Columbia Sportswear Buys Out Its China Joint Venture
U.S. outdoor apparel-maker Columbia Sportswear Co. said it plans to buy out its China joint venture, following other foreign retailers who experts say are seeking more control and innovation in the market.
Columbia currently owns a 60% stake in Columbia Sportswear Commercial (Shanghai) Co., its China joint venture with Swire Resources Ltd., a subsidiary of Hong Kong property and aviation giant Swire Pacific Ltd., according to a Columbia statement.
Swire Pacific showed no opposition, with the company’s director of trading and industrial division, Richard Sell, saying Swire Pacific “wish(es) Columbia every success.”
Financial details of the deal have not been disclosed.
Columbia President and CEO Tim Boyle said that “the acquisition is consistent with our strategy to accelerate investment as a brand-led, consumer-first business in the areas of highest growth potential for our existing brands.”
The Shanghai-based joint venture, which launched on the first day of 2014, operated 86 brick-and-mortar stores in the market by the end of last year, as well as online channels through JD.com and Alibaba Group Holding Ltd.’s Tmall.
The joint venture’s China sales totaled approximately $168 million in 2017, “generating (a) low-teens operating margin,” according to the Columbia statement.
Columbia said it will keep the existing management team, staff, dealers, and distribution networks, and its future plans included expansion of direct and dealer-operated retail locations. By the end of 2017, its roughly 50 wholesale dealers ran about 750 retail locations.
The sportswear giant’s move is similar to other foreign retailers’ decisions to grab greater ownership of their respective Chinese businesses. Coffeehouse Starbucks Corp. announced in July a $1.3 billion cash buyout of its East China joint venture, its biggest deal ever, while the owner of rival Costa Coffee took over its South China joint venture in October.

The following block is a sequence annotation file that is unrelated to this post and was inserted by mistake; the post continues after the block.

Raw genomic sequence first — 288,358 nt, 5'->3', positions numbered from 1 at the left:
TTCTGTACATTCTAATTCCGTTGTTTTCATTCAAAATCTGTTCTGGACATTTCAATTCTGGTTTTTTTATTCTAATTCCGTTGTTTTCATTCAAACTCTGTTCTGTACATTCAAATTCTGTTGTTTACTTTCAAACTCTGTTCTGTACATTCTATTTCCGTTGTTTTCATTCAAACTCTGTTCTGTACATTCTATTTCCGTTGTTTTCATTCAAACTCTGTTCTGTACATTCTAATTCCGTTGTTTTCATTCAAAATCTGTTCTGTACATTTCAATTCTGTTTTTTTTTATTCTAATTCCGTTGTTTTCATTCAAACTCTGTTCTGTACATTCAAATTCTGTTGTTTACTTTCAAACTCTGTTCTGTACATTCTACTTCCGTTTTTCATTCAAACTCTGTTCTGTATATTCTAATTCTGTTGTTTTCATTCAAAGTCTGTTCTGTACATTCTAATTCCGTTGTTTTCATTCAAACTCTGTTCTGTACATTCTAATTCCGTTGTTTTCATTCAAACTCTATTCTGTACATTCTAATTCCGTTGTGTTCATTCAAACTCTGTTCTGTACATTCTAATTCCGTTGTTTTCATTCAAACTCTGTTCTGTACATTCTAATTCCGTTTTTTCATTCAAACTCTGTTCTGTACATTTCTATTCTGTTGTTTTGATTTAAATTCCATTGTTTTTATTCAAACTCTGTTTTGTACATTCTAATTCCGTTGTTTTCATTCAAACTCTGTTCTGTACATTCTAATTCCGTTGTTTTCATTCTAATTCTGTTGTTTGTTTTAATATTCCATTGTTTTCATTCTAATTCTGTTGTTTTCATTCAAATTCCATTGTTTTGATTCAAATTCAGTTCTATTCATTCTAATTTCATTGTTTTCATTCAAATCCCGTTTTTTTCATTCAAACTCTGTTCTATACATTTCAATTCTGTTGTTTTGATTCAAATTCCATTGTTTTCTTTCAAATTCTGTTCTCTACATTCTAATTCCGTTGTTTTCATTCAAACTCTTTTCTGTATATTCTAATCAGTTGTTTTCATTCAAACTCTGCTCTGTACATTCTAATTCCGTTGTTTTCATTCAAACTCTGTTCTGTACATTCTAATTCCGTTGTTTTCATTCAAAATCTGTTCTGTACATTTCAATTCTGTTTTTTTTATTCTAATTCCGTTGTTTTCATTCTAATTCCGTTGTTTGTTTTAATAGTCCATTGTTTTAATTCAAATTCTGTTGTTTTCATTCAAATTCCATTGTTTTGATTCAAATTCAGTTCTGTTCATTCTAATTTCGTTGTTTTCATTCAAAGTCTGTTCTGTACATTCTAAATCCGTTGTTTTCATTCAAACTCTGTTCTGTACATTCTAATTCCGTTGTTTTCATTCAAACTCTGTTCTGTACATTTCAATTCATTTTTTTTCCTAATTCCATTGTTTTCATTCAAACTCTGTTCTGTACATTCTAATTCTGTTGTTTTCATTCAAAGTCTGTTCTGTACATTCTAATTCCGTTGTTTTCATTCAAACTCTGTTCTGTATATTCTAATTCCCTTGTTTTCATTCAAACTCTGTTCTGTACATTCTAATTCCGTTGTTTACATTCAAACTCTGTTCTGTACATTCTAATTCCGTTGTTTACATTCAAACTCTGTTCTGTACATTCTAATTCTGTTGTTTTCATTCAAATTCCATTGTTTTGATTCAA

“The phenomenon shows that foreign retailers have attached greater importance to the China market, thus seeking more control and return from their operations in the country,” said Jason Ding, a partner of consultancy Bain & Co.’s Beijing office who leads the firm’s consumer products, retail and digital practices in China.
Ding added that foreign brands could implement innovative and localized practices faster by being the sole owners of their local businesses.
But it doesn’t mean they no longer need partners. The retailers, which have been in the market for some time, may cooperate with other types of partners, such as e-commerce platforms, instead of those with government relations or real estate resources that they needed when they just arrived, Ding said.
Swire Resources has served as Columbia’s exclusive independent distributor of Columbia-branded products — including apparel, footwear, accessories, and equipment — on the Chinese mainland since 2004, and in Hong Kong and Macau since 2002.
The firm will continue to serve as “the exclusive independent distributor of Columbia Sportswear in Hong Kong and Macau,” the Columbia statement said.
Contact reporter Coco Feng (email@example.com)
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